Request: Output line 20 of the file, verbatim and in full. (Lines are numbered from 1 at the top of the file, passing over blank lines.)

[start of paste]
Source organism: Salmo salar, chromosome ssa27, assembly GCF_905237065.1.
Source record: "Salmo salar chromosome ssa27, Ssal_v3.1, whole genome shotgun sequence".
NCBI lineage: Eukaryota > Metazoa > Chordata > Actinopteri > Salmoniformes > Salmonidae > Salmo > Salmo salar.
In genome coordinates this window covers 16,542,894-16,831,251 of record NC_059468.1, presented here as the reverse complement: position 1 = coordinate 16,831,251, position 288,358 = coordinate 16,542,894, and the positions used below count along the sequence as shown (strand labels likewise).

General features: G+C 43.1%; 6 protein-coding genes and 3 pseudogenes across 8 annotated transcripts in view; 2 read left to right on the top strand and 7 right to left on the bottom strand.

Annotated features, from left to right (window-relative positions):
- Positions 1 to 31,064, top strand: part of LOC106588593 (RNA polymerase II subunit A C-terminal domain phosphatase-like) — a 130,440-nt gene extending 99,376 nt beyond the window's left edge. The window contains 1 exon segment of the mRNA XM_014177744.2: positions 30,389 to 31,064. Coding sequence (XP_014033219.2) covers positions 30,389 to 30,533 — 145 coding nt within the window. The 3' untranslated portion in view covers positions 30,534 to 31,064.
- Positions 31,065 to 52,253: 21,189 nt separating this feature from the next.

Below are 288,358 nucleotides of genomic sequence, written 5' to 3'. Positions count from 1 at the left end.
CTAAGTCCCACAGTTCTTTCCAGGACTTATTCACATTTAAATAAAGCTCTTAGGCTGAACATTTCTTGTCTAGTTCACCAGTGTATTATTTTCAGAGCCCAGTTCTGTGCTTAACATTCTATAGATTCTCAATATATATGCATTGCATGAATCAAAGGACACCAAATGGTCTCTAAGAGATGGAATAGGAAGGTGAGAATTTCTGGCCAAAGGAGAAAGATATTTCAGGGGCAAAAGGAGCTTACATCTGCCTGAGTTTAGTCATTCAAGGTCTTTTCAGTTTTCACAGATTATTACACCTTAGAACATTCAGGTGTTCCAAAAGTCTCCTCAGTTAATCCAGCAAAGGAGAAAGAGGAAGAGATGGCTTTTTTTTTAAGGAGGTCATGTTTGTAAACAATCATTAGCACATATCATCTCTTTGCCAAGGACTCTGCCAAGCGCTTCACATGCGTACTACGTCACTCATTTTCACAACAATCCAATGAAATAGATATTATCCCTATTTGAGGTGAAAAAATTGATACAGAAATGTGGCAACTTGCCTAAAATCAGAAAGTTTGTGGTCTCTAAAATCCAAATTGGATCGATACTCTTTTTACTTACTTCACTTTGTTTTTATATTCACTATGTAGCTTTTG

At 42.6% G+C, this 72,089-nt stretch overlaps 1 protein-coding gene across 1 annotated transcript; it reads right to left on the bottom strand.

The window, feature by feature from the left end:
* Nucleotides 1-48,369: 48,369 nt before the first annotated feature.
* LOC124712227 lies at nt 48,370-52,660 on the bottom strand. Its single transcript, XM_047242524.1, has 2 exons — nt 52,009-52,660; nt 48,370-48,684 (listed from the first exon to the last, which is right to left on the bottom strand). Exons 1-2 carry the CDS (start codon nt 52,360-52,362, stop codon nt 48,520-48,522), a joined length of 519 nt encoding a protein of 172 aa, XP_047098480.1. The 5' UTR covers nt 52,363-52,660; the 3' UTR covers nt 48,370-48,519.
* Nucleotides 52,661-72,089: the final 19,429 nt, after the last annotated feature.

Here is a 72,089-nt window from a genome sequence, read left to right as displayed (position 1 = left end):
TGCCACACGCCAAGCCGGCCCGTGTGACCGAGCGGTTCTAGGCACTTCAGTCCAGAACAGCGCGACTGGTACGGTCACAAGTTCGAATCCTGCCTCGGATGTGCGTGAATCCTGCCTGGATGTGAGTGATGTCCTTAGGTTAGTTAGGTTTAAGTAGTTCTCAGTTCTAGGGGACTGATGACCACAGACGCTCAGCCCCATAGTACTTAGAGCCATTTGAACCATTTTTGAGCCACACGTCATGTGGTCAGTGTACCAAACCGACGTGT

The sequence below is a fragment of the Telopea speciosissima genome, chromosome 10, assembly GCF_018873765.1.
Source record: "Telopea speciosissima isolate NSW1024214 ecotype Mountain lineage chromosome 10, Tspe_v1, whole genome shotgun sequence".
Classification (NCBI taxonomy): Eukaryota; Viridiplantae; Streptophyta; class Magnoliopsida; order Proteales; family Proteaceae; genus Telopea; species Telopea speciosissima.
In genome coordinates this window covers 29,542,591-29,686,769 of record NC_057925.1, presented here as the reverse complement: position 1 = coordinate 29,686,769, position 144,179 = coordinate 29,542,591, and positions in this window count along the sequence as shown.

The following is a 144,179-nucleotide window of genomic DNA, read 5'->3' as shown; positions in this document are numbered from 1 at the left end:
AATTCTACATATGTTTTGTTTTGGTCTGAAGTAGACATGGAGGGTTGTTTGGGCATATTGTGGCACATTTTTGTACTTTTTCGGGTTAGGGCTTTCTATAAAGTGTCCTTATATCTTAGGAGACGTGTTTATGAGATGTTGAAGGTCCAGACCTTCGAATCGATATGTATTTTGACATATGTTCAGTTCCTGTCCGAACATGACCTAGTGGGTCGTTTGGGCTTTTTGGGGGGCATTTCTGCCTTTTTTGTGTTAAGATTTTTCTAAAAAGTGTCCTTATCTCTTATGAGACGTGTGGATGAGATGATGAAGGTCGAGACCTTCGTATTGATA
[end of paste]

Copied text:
Classification (NCBI taxonomy): Eukaryota; Viridiplantae; Streptophyta; class Magnoliopsida; order Proteales; family Proteaceae; genus Telopea; species Telopea speciosissima.